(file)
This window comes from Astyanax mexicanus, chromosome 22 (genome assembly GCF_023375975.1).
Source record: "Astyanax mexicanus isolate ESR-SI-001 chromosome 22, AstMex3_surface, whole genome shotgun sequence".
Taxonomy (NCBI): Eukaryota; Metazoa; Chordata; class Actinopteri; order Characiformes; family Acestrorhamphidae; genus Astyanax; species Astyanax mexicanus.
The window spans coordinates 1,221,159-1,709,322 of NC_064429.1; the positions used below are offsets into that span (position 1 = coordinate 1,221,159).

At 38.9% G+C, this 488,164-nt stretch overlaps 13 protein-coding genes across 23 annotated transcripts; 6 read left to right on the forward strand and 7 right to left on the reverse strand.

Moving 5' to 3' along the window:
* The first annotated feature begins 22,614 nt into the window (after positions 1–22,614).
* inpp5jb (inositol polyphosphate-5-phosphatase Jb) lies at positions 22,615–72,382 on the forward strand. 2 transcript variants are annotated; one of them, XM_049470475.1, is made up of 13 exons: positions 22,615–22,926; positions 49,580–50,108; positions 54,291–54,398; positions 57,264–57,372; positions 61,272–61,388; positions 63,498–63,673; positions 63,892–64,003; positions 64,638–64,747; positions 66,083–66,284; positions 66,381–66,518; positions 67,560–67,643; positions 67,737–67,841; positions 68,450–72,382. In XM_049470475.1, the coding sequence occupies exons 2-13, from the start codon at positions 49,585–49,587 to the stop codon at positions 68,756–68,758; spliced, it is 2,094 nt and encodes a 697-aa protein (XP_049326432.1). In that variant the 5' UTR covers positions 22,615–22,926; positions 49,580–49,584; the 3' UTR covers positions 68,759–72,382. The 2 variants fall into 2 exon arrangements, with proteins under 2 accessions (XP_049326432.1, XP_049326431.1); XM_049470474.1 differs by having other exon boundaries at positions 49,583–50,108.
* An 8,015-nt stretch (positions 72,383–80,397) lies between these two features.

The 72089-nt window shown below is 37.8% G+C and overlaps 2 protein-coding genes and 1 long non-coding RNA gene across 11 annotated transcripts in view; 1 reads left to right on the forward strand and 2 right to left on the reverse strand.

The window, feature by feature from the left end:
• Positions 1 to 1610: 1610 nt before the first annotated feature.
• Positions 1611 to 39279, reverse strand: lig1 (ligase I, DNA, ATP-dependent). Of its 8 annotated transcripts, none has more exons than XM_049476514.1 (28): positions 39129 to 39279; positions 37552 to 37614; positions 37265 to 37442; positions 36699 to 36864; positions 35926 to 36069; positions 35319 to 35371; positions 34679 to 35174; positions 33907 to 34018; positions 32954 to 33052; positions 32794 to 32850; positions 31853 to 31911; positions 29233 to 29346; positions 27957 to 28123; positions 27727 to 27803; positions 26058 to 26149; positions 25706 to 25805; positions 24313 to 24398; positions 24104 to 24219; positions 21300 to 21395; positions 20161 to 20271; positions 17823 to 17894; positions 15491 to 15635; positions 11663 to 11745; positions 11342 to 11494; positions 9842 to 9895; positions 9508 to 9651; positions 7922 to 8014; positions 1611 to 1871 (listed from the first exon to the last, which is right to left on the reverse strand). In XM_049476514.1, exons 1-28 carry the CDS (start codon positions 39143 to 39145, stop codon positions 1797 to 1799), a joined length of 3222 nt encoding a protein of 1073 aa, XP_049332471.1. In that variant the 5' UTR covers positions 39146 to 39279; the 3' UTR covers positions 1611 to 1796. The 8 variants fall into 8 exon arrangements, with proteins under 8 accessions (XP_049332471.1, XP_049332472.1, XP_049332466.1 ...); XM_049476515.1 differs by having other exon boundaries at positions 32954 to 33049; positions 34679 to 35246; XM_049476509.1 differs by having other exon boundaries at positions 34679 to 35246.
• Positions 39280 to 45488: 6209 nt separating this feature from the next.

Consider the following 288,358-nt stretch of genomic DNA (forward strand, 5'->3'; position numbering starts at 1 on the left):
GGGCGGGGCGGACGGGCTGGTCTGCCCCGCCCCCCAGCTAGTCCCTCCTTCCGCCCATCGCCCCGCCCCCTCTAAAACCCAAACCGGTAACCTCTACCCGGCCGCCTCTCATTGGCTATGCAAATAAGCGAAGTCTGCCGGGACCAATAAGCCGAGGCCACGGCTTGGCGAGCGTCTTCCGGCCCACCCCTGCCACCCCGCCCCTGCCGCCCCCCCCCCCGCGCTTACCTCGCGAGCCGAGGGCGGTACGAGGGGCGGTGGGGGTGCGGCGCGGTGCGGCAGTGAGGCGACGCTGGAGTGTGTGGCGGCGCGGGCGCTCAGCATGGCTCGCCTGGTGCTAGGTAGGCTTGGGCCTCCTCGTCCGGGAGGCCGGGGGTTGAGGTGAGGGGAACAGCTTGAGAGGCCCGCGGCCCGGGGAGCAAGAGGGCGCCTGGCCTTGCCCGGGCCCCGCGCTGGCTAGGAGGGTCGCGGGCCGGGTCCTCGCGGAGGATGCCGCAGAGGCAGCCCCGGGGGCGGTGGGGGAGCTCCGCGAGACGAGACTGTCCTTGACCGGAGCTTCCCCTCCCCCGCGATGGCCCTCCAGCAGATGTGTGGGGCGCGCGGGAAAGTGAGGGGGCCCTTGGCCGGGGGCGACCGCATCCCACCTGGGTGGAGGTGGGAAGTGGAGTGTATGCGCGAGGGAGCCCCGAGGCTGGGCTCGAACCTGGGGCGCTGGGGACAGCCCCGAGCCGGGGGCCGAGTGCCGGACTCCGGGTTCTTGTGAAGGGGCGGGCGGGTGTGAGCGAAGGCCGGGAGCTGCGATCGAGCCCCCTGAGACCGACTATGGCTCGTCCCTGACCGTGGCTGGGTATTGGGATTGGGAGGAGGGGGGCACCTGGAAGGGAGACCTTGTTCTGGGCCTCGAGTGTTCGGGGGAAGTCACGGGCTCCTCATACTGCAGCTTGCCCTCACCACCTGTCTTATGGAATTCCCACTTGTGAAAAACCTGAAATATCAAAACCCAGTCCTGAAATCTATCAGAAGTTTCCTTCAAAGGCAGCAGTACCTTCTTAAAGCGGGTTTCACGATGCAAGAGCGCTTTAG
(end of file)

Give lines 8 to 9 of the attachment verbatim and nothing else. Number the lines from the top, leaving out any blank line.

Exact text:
* inpp5jb (inositol polyphosphate-5-phosphatase Jb) lies at positions 22,615–72,382 on the forward strand. 2 transcript variants are annotated; one of them, XM_049470475.1, is made up of 13 exons: positions 22,615–22,926; positions 49,580–50,108; positions 54,291–54,398; positions 57,264–57,372; positions 61,272–61,388; positions 63,498–63,673; positions 63,892–64,003; positions 64,638–64,747; positions 66,083–66,284; positions 66,381–66,518; positions 67,560–67,643; positions 67,737–67,841; positions 68,450–72,382. In XM_049470475.1, the coding sequence occupies exons 2-13, from the start codon at positions 49,585–49,587 to the stop codon at positions 68,756–68,758; spliced, it is 2,094 nt and encodes a 697-aa protein (XP_049326432.1). In that variant the 5' UTR covers positions 22,615–22,926; positions 49,580–49,584; the 3' UTR covers positions 68,759–72,382. The 2 variants fall into 2 exon arrangements, with proteins under 2 accessions (XP_049326432.1, XP_049326431.1); XM_049470474.1 differs by having other exon boundaries at positions 49,583–50,108.
* An 8,015-nt stretch (positions 72,383–80,397) lies between these two features.